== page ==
Consumerism still has a very strong hold on modern western societies, with an infinity of products being produced, sold, bought, consumed and partially sent to landfill. When recycling started growing as a trend and attitudes began to change, people started recycling a very small array of items and continued sending certain items to landfill, even if at a second glance, they were actually recyclable as well. That doesn’t seem to be the case anymore as awareness keeps growing and people intensify their recycling efforts in their own home.
This is a practical demonstration done on an average sample, consisting of the contents of a full household rubbish bin. The bin is emptied and the contents examined in order to determine which ones were recyclable and had been omitted, if the owner regularly recycles some items, or frequently go to landfill, if the owner doesn’t recycle at all. This can either be done by someone who is trained for this type of activity or by the owners themselves, with a precise guide covering all household recyclables.
Rubbish auditing is carried out in schools as well, as a demonstration, at environmentally themed festivals or by non-governmental organisation, as part of an educational program.
Everyone supposedly knows the basics when it comes to recycling, yet questions arise as well, when one handles a great variety of products on a daily basis, many of which are made from mixed materials. If you are not sure whether an item is recyclable or not, or which category it fits into exactly, the best thing to do is put it aside and enquire about it as opposed to placing it into a recycling container, unsure of its nature. If an irregularity occurs, it can seriously affect the recycling process of the whole content of that particular container.
Recyclables should always be as clean as possible and free of any contaminants (except those specified by trustworthy sources, such as labels and bottle caps on plastic bottles or staples on paper). Pizza boxes, for instance, are made from recyclable cardboard, yet when stained by grease and bits of food, are not eligible. Cans, plastic and glass containers used for food packaging should always be rinsed under the tap, to avoid the decomposition of any leftovers inside them, which is unsanitary, causes odours and, on a large scale, can interfere with the recycling process.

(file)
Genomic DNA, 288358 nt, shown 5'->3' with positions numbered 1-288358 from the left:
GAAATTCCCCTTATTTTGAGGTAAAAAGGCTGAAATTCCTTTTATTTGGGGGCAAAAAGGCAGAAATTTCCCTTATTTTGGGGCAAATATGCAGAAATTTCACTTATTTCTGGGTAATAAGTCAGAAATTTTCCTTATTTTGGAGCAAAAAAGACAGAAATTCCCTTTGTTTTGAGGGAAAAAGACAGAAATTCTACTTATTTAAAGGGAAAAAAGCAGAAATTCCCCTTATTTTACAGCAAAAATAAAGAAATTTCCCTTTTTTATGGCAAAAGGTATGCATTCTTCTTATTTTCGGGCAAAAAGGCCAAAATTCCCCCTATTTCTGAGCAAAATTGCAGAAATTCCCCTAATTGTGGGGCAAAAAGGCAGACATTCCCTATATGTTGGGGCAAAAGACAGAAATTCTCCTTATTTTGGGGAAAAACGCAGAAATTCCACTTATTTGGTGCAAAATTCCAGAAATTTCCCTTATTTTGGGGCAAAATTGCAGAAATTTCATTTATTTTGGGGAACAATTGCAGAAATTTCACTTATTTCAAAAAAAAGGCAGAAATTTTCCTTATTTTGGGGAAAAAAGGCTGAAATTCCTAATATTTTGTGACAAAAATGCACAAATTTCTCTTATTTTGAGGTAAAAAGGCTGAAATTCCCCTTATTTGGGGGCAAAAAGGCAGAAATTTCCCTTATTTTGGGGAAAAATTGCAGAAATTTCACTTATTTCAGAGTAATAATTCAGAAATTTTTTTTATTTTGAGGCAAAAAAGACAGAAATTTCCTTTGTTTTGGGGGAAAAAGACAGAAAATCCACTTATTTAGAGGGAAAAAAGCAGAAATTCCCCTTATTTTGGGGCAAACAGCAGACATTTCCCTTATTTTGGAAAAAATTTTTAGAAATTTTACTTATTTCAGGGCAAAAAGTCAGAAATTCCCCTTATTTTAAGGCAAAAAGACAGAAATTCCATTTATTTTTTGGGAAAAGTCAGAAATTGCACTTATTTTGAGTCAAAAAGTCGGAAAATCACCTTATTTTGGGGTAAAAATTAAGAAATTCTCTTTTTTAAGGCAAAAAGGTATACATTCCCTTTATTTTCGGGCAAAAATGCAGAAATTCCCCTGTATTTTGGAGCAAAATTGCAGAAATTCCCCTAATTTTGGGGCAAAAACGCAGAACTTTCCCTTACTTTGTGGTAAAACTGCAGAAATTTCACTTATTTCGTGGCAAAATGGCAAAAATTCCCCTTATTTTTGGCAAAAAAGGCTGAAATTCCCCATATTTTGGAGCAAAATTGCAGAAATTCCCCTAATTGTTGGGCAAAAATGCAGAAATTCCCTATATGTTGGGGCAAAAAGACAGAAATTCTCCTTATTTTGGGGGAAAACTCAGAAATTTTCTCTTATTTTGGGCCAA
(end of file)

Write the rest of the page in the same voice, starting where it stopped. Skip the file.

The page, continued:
Every municipality has got a different system, as organised by local authorities. In some areas, councils provide recycling bins of various sizes (varying in dimensions including according to the nature of the residence). In others, residents buy their own bins, for indoor or outdoor use, or simply use those placed near public facilities if that is more convenient. The system of kerbside collection also differs from one area to another.
Before determining what kind of bins to place near a public facility, local authorities evaluate which types of waste those who frequent them are likely to generate. With schools and universities, that is easy to presume. Although modern technology tends to replace paper nowadays, educational institutions still go through a significant amount of paper, mainly in the form of stationery items and printing paper. Actually, paper products constitute one fourth of the total amount of rubbish generated by UK schools. Then, there is a substantial amount of packaging, mostly empty bottles and cans, since the young generation is quite keen on soft drinks. Polyethylene bottles and aluminium cans are the most common for these applications.
Akin to most recycling bins placed in the proximity of public facilities, outdoor bins placed near schools usually have the maximum capacity, that of 1000 litres, or range between 660 and 1000 litres. Indoor bins are sometimes used as well; they are either placed on the corridors or inside each classroom. They are mostly paper bins, sometimes 100% ecological (made from recycled paper or cardboard). Styling is not that important, yet when it comes to lower grades (younger children), bright colours and images might encourage them to participate more.
Like schools, offices also use a fair amount of paper, predominantly printing paper, which is of very high quality. For that reason, paper bins are present in most offices across the UK nowadays. As offices are customarily clean and exposure to contaminants is minimal, the paper originating from office waste will usually be recyclable. The paper is sometimes shredded before being placed in a recycling bin, if it contains sensitive information concerning that particular company.
Indoor recycling bins tend to be quite small; the qualities required are usually a low visual profile and convenience of use. Under-the-desk recycling bins, which open from the top with a sliding lid, are ideal. Bins are also placed in the proximity of board rooms, as certain events involve the consumption of products packaged in polyethylene bottles, aluminium cans etc.
Paper bins are usually ecological, made from paper or cardboard. Small segregated bins are also common on corridors, as they don’t take up too much space. An emphasis is sometimes placed on styling, which has to blend into the office décor; inconspicuous colours are often chosen, whilst the favoured materials are stainless steel and plastic. These materials are very durable, hygienic and provide the desired appearance as well.
Did You Know?
According to Defra, each person in England produced an average of 457 Kilograms of waste in 2009-10. Of this, an average of about 181 Kilograms per person was recycled. That left 60% of un-recycled waste, at an average of 276 kilograms per person.